Six years have gone into the void since the PATH was started, and we are still in the middle of eternity. Doubtless other ages have had their magazines, with their articles, their hopes and fears, their subscribers, their complainers, their friends. This journal has had the usual complainers, but can best and most easily remember that its friends are numerous.
The original program has been adhered to, the propelling motive is the same, the guiding object remains in view, the policy outlined has not been departed from. The PATH has no party to placate, no ulterior aims to forward. Hence its independence is secured, since it bows the knee to no man, to no authority, although it seeks and will so seek to abide by the rules of the Theosophical Society as well as those prescribed of old for conduct and for intercourse.
In its pages attempt has been made to present the common-sense of theosophy, because it knows that, sadly enough, many theosophists cease to use their natural common-sense when dealing with the movement and its literature. One will say “Theosophy tells me to give up my duties and my family ties, to neglect my friends, and to live in morbid mental condition,” while Theosophy looks sadly on and wonders why men and women will thus misconstrue.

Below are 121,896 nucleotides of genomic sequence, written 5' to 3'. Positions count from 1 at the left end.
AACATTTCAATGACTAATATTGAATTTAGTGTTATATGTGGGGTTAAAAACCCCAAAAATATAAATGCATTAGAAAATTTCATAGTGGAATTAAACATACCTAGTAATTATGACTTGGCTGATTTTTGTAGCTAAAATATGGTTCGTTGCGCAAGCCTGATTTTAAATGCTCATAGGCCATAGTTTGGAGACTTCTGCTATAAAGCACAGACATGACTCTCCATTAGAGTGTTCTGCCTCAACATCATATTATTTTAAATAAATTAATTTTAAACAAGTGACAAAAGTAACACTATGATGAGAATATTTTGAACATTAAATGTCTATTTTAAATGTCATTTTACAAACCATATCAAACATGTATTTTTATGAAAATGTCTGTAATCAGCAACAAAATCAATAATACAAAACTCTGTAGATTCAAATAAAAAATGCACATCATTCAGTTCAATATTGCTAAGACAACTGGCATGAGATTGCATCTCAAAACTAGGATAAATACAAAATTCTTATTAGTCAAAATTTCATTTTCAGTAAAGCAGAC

These six years have witnessed the rise and fall of some men and women, but the last year now finished has had to chronicle the departure of our great leader, our friend, our champion, adept in all the noble arts of righteous war-H. P. Blavatsky. It was as if a mighty tower had fallen, causing the whole theosophic body corporate to quiver for a space. That was but momentary, for the great forces that had held the tower in place at once transferred themselves throughout the whole range of the Society, informing it with added energy, new zeal, and greater strength.
So this year, while seeing such a catastrophe, saw also but three short months afterwards the whole Society welded together under one working plan, with a single method, a Constitution in all its sections modeled on brotherhood and following the plan of the American Section which this journal always advocated. To our feelings the death of the body called H.P. Blavatsky was a shock and loss, but for our true progress, for the health of our real nature, it was a gain because it makes us stand alone. Man was born alone, must stand alone, die alone,–so he must needs be strong.
Thanks, then, comrades, for your help, your appreciation, your judgment and suggestions. The year is past in form, ’tis true, but still it is with us. We need no resolves for the future, for we never touch it; we need no regret for the past, for we have not lost anything, but have the gaining eternally of experience. Adieu, twelve months, the path still stretches on and ever upward!